Colbert to Louis XIV, 1670
Colbert to Louis XIV, 1670

Contrôleur Général des Finances

The contrôleur général des finances, or in English, Comptroller (Controller) General of Finance(s), was the head of finances and a chief minister in the royal government of 17th and 18th century France.

Image Above
Cover page of the 16 page memo written in 1670 by Jean-Baptiste Colbert to his King:

Mémoire adressé à Louis XIV sur l'Etat des finances et la nécessité de réduire les dépenses à soixante millions.

"Memorandum to Louis XIV on the state of finances and the need to reduce spending to sixty million."


The Controllers-General of Finance in a Nutshell

Controllers-general took care of French royal accounts from 1547 until 1790.

Starting with Jean-Baptiste Colbert in 1665, the contrôleur général replaced the surintendant as head of finances. At the same time, this position metamorphosed from administrator to chief minister in His Majesty's government.

The post lost some of its powers when France suffered a serious financial crisis in the late 18th century. Comptrollers came and went, unable to effect the necessary reforms.


Controllers General from 1547-1665

:: Creation of the Controllers General
It was French King Henry II who created this job position in 1547. Originally, two Comptrollers General of Finance were responsible for verifying all amounts that left or were received by the treasury.

However, these two posts could vary in that they were sometimes either combined with or replaced by intendants des finances. In any case, comptrollers and intendants always remained subordinate to the surintendant des finances, who had the rank of a minister and the authority to approve expenses.

:: Under Louis XIV (ruled 1643-1715)
Since 1657, Jean-Baptiste Colbert (intendant of finances) had been scheming against his supervisor Nicolas Fouquet (surintendant of finances).

Colbert won.

In 1661,  Louis XIV dismissed Fouquet and abolished the post of surintendant altogether. Henceforth, Louis authorized spending himself, while leaving the daily management of finances to Colbert, who was still intendant des finances but now also the head of a newly created committee of finance.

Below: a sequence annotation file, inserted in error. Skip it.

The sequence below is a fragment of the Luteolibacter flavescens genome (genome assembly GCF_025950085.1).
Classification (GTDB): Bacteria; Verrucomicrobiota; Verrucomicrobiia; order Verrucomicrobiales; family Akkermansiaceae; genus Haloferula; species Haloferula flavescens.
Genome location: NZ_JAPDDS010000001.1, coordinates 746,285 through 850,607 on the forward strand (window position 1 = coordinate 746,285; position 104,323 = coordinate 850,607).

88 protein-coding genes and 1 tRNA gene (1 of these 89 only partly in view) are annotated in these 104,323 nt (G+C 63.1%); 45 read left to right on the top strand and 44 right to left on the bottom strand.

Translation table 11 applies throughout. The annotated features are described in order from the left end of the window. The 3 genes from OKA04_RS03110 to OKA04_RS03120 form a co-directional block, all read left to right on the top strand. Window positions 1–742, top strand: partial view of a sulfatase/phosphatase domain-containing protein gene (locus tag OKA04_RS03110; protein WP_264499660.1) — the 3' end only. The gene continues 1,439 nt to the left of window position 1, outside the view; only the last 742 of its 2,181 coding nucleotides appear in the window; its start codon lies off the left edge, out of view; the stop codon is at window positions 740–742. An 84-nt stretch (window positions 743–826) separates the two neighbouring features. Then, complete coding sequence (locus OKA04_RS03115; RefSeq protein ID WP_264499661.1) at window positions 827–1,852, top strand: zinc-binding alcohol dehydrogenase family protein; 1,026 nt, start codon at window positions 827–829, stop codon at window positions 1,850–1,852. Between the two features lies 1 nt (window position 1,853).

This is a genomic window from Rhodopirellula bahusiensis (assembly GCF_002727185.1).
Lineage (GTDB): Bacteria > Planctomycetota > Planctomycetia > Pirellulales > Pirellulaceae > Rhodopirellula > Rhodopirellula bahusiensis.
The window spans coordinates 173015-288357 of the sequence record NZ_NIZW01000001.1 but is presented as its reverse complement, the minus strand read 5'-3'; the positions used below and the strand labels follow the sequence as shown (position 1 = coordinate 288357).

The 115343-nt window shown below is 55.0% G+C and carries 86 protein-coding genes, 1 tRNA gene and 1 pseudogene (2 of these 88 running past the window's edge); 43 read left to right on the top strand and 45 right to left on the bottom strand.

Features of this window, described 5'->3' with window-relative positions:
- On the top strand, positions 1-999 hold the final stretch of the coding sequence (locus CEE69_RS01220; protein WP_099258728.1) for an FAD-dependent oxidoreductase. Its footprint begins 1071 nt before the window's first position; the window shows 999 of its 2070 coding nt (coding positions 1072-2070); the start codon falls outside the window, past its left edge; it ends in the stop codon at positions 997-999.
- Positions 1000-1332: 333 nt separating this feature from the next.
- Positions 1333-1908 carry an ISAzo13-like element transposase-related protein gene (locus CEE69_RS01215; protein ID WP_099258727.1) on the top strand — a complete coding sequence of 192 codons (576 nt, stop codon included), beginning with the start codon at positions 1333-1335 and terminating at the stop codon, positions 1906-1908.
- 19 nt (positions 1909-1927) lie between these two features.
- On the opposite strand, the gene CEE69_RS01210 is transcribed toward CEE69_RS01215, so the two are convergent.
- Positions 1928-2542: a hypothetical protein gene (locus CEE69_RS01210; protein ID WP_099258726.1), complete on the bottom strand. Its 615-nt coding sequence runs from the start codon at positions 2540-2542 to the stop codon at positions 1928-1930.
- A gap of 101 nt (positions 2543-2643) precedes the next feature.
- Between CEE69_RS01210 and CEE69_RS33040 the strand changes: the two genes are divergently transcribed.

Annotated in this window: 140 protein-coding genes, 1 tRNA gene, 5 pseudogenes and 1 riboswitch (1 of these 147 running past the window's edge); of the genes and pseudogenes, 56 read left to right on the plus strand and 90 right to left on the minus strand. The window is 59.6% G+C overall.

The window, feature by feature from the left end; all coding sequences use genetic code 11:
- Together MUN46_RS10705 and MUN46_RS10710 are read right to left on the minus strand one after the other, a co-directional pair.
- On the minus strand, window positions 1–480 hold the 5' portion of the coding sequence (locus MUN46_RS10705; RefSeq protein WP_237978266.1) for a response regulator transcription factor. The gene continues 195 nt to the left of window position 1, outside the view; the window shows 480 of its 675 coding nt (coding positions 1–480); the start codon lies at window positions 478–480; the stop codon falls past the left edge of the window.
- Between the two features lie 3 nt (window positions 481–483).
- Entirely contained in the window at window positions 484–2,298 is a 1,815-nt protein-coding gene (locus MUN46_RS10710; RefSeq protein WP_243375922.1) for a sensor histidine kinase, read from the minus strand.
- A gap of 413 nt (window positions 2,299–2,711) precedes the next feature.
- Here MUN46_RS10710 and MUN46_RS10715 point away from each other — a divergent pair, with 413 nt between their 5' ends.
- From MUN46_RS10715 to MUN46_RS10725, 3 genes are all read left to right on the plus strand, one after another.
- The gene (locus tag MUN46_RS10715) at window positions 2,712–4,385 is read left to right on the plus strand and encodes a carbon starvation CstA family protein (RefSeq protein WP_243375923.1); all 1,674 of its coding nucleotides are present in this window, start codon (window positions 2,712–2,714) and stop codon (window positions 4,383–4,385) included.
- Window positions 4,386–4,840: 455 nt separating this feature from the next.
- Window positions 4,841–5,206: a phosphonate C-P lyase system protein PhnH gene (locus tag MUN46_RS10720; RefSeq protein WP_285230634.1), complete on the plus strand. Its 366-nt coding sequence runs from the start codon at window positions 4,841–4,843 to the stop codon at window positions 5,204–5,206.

In 1665, Colbert became contrôleur général and with his appointment the job description for contrôleur général des finances changed enormously.


Controllers General from 1665-1790

Under Colbert, who occupied several ministerial posts, the contrôleur général became the minister of finance and economy.

Under his supervision was the budget, taxation, money, the royal domain (crown lands), water and forests, mines, industry, commerce, agriculture, bridges and roads, etc.

See also Taxation in Pre-Revolutionary France

And since he was minister of finance, all other ministers had to depend on him.

He even overshadowed the chancellor, because it was the controller general who picked the intendants of the provinces, who in turn corresponded mainly with him. Hence, next to the King, the controller general became the second most powerful man in France.


List of all Controllers General from 1547-1790

Here follows a list of all contrôleurs généraux des finances from 1547, when the post was created, to 1790, when the last controller general resigned.

On April 27, 1791, the  Constituent Assembly created the new post, Ministre des Contributions et revenus publics.

Actually, this list here goes on until 1792, the end of the ancien régime.


Finance Minister

Years in Office / King



Jean Duthier (du Thier)
? - 1559

April 22, 1547-1554
under Henry II

In 1547, Henry II added to the financial reforms his father and predecessor Francis I had started, and created the post of two contrôleurs that were responsible for recording the movement of funds to and from the Treasury.

He announced du Thier to become secrétaire des finances, together with three other Secrétaires d'Etat. These fellows were Guillaume Bochetel, Claude Clausse, and Claude de l'Aubespine.

In 1545, du Thier bought Beauregard castle, by the way, located approx. two car hours south of Paris. You are welcome to visit it today.

André Blondet (Blondel) de Rocquencourt
? - 1558